The Republican National Committee Shows It Understands Its Trump Problem

AP Photo/Rebecca Blackwell
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Apparently, the Republican National Committee (RNC) understands who it is dealing with. The organization’s leadership has put a rule in place designed to send a message to former President Donald Trump and to possibly assuage any concerns they might have about the GOP’s chances of winning the White House.

The RNC is set to institute a rule that will disallow any GOP presidential hopeful from participating in primary debates unless they sign a pledge to support the ultimate Republican nominee.

The Associated Press reported:

Republican presidential candidates will be blocked from the debate stage this summer if they do not sign a pledge to support the GOP’s ultimate presidential nominee, according to draft language set to be adopted when the Republican National Committee meets next week.

The report noted that the “proposal sets up a potential clash with former President Donald Trump, who has raised the possibility of leaving the Republican Party and launching an independent candidacy if he does not win the GOP nomination outright,” and that this potential outcome “could destroy the GOP’s White House aspirations in 2024” and even “raise existential questions about the party’s future.”

RNC Chair Ronna McDaniel told the AP that “it is imperative to the health and growth of our Republican Party, as well as the country, that we all come together and unite behind our nominee to defeat Joe Biden and the Democrats.”

A senior Trump aide told the AP that they could “not say whether the former president would sign the pledge to support the eventual nominee but suggested privately that he plans to participate in the debates.”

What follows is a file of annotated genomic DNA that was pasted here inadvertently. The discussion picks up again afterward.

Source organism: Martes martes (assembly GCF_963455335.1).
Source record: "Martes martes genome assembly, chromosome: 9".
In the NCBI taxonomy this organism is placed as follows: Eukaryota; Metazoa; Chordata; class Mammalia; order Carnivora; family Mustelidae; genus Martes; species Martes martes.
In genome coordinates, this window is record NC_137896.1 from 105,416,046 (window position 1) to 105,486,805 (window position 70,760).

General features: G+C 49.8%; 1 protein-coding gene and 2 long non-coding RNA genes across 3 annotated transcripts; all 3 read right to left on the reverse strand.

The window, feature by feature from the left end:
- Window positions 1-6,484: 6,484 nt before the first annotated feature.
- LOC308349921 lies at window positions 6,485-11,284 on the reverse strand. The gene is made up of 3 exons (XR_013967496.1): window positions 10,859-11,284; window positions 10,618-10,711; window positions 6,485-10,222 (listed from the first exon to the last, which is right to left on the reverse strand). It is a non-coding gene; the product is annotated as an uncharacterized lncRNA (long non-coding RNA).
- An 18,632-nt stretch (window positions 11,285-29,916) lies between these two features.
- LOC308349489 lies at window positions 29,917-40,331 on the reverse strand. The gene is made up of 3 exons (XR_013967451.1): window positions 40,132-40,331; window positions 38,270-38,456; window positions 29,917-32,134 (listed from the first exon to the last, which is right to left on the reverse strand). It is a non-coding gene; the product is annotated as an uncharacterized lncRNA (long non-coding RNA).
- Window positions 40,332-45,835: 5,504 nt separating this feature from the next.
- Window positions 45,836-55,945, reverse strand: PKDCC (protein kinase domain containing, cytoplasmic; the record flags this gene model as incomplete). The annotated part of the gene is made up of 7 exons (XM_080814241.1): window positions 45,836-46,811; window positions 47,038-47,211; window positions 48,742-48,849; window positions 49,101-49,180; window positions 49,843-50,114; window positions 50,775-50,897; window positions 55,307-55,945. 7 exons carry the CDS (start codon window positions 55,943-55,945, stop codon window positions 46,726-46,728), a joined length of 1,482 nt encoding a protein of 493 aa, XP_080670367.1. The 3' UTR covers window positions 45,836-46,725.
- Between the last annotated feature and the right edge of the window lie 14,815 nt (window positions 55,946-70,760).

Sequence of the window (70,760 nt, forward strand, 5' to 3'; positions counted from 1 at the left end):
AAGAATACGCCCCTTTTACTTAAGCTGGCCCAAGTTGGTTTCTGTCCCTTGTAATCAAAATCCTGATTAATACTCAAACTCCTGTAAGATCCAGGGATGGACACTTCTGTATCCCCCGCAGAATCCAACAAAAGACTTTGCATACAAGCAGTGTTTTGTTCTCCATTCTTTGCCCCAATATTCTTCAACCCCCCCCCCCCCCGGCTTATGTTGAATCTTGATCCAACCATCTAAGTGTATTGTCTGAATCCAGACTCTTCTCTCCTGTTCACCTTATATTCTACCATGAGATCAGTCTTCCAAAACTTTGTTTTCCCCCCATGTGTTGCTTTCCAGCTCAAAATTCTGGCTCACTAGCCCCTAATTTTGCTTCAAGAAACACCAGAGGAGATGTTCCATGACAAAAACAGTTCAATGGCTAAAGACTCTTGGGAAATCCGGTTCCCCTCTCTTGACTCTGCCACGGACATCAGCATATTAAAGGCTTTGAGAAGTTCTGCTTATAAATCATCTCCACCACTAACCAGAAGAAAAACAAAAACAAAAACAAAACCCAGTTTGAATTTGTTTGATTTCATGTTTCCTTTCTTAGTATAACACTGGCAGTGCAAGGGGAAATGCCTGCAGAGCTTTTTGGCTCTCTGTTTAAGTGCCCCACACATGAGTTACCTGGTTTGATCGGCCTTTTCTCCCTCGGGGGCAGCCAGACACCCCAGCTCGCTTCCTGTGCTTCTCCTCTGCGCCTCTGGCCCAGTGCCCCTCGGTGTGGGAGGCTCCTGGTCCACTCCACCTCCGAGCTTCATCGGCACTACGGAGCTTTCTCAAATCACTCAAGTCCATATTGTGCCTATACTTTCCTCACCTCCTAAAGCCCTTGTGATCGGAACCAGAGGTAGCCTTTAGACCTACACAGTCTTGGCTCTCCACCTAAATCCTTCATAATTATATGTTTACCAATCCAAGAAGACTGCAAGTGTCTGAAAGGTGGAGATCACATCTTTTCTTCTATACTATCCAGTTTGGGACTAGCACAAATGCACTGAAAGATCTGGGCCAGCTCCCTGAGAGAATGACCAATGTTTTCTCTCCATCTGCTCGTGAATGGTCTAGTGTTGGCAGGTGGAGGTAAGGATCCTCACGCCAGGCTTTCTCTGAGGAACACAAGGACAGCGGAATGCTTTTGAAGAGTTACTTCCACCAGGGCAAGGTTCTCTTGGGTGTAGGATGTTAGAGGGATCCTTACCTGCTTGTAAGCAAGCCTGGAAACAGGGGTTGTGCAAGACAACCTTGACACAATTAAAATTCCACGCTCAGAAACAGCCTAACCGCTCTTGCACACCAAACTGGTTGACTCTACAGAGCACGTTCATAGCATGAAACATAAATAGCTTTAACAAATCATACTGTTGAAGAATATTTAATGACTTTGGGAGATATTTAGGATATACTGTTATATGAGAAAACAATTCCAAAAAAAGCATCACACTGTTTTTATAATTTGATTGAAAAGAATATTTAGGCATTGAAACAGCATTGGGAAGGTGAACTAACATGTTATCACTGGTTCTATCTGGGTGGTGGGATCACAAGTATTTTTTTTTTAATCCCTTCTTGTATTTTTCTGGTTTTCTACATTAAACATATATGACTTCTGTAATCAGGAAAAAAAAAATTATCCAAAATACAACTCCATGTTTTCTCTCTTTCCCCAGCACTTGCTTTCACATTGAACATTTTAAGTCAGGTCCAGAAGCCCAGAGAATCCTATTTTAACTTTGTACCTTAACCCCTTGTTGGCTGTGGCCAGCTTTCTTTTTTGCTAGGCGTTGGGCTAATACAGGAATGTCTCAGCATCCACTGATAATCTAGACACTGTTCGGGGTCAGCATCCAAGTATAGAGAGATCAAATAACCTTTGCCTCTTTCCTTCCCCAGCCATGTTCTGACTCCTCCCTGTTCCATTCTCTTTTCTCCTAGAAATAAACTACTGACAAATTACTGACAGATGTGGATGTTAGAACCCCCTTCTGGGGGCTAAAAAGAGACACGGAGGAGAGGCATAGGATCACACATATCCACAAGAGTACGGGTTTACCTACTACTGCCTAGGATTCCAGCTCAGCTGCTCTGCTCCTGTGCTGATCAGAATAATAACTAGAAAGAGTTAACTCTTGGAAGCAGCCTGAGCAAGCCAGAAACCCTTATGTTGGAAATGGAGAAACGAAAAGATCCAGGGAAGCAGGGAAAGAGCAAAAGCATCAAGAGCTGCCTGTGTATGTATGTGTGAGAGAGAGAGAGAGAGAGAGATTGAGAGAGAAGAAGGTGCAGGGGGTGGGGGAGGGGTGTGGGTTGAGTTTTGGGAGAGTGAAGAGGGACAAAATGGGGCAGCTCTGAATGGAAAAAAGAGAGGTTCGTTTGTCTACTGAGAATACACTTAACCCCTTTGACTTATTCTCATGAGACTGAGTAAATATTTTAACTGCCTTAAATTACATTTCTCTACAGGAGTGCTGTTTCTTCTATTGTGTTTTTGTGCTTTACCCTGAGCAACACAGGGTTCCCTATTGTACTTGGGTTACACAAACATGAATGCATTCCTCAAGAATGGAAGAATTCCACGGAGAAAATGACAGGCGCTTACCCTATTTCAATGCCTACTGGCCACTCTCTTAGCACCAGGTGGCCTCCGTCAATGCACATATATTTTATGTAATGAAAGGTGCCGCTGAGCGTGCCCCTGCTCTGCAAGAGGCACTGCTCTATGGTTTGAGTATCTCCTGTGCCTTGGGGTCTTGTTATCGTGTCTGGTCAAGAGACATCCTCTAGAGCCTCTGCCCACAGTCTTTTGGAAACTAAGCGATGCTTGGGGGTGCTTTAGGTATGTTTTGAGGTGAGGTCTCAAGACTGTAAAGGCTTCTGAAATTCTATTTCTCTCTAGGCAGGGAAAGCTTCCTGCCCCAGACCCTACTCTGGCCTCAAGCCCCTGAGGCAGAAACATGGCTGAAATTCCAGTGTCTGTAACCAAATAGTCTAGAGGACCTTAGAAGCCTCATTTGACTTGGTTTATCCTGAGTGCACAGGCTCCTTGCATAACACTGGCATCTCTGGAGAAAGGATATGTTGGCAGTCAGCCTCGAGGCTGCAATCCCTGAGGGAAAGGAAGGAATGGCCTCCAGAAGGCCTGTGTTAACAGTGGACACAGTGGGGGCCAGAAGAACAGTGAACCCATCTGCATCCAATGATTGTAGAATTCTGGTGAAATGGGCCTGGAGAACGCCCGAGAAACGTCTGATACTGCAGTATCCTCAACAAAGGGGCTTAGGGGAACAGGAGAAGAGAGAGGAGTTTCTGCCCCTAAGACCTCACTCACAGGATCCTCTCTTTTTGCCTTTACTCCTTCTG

“President Trump is the undisputed leader of the Republican Party and will be the nominee,” said Steven Cheung, a spokesman for Trump’s campaign. “There is nobody who can outmatch President Trump’s energy or the enthusiasm he receives from Americans of all backgrounds.”

During the 2016 campaign, Trump signed a similar pledge that was not related to participation in the primary debates. He later went back on the pledge during the primary season and would not commit to supporting the nominee if he did not win.

The RNC is expected to enact the pledge when its Temporary Standing Committee on Presidential Debates meets next week to hammer out the rules that will govern the process. “The committee is considering between 10 and 12 debates to begin in late July at the Reagan Library in California or at the RNC’s summer meeting in Milwaukee, the host of the GOP’s next national convention,” according to the AP.

As RedState’s Bonchie pointed out, this is an uncharacteristically smart move on the part of the RNC. It shows the leadership realizes the situation in which they find themselves. As I pointed out previously, if Trump does not secure the GOP nomination, it is highly unlikely that he will throw his support behind the candidate who does. He may not run as an Independent, but, if rejected, it is likely that he will try to burn the whole thing down on the way out.

It would not be beyond the realm of possibility that he will claim the primaries were rigged by the establishment to install someone like Florida Gov. Ron DeSantis as the party’s new standard-bearer. The most recent polling from Quinnipiac University shows Trump leading the governor 42% to 36%. However, when adding other candidates into the mix, Trump’s lead narrowed, with 43% in support of the former president and 41% in favor of DeSantis. These numbers indicate the scenario outline above could become a reality.

If Trump decides to go on the warpath against the GOP after voters choose a different candidate, it will spell doom for the party’s chance to take back the White House in 2024. While the former president’s support has cooled, he still enjoys tremendous influence over the base and is still well-loved. It would not be a stretch to suggest that many of these people will stay home in the general election. If Trump does decide to run as an Independent candidate, he will undoubtedly take a significant amount of votes from the Republican candidate, which could also have dire ramifications for the party–even beyond 2024.



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